Acuiti was commissioned by Quantile Technologies, to conduct a study into the impact and implementation of SA-CCR. In the fourth of four articles, taken from the whitepaper, we conclude that SA-CCR is an imperfect improvement on CEM and SA.
SA-CCR was born out of the global financial crisis and the failings in existing models to effectively reflect risk and volatility. While it is certainly a more risk-sensitive measure of capital requirements, it is resulting in some significant adverse consequences for certain company types and instruments.
As SA-CCR creates winners and losers for asset classes and clients, so too does it for banks and specific functions within them. Respondents to the survey were almost evenly split on whether SA-CCR would benefit or hinder their business.
Those overseeing clearing businesses were the most positive, with 67% of respondents saying it would benefit their business, including 42% who thought it would be a significant benefit. However, even among clearing executives, 18% said they thought it would be a hindrance.
Those respondents overseeing house/trading business and XVA operations were the most negative, with 70% believing SA-CCR would be a hindrance to their business, including 40% who thought it would be a significant hindrance.
SA-CCR is an imperfect fix for the problems raised by CEM and SM but an improvement on the previous methodologies. However, SA-CCR was not conceived to raise the costs of participation in the derivatives market for corporates, pension funds and long-only asset managers.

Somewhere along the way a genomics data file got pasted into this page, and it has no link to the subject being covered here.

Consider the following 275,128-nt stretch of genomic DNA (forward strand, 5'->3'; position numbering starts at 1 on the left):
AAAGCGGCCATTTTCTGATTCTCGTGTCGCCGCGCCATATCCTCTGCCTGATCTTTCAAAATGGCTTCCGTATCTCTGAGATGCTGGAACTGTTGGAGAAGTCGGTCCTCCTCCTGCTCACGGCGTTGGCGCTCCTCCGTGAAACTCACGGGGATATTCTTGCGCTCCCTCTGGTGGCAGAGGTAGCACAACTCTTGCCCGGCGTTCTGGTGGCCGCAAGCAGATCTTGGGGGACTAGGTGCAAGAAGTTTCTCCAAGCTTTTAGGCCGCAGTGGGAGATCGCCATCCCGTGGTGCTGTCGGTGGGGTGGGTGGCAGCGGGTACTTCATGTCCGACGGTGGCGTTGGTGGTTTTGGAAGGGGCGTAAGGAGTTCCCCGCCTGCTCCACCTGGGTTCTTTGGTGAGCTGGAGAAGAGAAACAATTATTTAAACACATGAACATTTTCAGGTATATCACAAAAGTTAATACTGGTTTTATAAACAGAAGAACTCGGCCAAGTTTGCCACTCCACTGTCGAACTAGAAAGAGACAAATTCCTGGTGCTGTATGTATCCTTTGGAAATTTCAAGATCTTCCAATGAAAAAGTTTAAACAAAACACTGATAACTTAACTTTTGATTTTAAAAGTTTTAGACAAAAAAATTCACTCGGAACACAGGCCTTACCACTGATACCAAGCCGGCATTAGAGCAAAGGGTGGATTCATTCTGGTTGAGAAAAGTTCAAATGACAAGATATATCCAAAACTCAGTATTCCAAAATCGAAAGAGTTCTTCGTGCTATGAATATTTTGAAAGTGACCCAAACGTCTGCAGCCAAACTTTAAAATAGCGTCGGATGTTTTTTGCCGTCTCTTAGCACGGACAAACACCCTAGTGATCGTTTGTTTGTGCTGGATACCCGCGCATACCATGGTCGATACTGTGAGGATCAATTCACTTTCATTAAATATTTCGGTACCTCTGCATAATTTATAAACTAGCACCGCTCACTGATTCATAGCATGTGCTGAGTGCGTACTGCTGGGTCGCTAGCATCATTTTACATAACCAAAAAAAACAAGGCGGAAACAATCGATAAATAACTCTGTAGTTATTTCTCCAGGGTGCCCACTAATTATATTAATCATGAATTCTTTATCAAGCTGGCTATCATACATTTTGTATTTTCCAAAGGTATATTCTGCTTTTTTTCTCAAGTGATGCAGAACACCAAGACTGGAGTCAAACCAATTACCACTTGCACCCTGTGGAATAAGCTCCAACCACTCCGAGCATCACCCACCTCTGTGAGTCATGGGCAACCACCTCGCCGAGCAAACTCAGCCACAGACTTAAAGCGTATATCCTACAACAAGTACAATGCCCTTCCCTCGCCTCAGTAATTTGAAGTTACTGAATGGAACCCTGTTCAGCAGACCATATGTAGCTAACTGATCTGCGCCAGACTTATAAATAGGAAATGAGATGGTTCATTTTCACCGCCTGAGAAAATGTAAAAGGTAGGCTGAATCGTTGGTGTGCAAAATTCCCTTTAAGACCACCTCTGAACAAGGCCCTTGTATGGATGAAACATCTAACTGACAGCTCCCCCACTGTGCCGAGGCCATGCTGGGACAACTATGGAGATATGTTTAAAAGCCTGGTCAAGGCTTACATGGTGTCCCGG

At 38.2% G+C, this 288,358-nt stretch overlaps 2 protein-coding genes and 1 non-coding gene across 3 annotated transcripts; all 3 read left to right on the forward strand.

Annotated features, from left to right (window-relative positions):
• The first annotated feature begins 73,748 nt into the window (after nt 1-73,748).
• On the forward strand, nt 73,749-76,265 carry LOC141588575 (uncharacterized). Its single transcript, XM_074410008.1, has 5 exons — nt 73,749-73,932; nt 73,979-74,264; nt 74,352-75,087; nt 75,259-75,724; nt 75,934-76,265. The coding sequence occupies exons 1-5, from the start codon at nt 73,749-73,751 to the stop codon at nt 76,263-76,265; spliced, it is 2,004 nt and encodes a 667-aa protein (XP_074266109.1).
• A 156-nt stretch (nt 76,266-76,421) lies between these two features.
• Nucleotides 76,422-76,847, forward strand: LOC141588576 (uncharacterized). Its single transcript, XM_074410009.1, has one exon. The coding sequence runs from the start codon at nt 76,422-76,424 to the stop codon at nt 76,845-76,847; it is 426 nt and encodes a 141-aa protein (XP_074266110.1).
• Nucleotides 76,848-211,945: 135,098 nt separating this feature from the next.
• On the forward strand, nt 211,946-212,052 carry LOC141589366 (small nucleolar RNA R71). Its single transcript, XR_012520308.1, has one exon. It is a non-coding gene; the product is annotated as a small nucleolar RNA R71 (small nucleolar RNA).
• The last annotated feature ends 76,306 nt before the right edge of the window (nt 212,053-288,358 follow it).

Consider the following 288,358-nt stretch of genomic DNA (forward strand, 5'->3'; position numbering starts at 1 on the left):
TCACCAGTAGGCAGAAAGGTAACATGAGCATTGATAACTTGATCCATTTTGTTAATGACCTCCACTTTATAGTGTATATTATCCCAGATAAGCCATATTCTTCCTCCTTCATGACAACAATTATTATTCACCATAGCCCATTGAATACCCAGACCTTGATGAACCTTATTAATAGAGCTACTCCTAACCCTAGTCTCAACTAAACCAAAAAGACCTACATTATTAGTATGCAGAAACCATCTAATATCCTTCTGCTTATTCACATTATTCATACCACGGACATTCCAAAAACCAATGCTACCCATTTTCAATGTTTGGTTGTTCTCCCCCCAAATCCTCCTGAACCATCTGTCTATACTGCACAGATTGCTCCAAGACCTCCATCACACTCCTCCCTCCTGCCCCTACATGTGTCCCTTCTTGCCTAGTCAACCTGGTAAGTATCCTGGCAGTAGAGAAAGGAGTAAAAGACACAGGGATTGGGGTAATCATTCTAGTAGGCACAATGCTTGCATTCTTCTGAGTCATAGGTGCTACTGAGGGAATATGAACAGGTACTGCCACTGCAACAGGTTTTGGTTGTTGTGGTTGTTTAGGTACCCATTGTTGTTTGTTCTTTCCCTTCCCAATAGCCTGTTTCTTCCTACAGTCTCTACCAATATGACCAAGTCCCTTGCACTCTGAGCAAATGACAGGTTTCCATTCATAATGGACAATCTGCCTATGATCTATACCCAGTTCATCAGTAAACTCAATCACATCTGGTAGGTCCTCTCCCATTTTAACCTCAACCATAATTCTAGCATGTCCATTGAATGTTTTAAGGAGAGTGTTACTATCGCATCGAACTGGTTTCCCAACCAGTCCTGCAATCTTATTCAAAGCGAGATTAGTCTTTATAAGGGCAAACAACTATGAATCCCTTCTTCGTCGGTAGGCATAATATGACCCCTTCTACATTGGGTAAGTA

Owing to the impact of increased capital requirements for these firms’ portfolios, relief should be considered to mitigate any unintended consequences and increased costs. For those participants not subject to mandatory clearing obligations, optimised backloading to a central clearing house, where only targeted risk is cleared, presents an opportunity to manage exposures prudently.
The hope is that, once implemented, changes can be made to address the major issues such as the treatment of IM and the scale of the alpha factor. More urgent changes will need to be made to the treatment of specific asset classes, with energy markets topping the list for attention.
It is essential, however, that changes are made at a global level. The move by the US regulators to remove CEUs from the alpha factor uplift, while a sensible adjustment that should be extended to other users, has raised significant concerns over the impact of bilateral changes on the level playing field.
SA-CCR will bring significant relief to some parts of the market but bring additional stresses to others. Active management of SA-CCR will be key to optimising portfolios in the post-SA-CCR world. While changes will likely come, there is much that firms can do today to mitigate the downsides of the new capital order.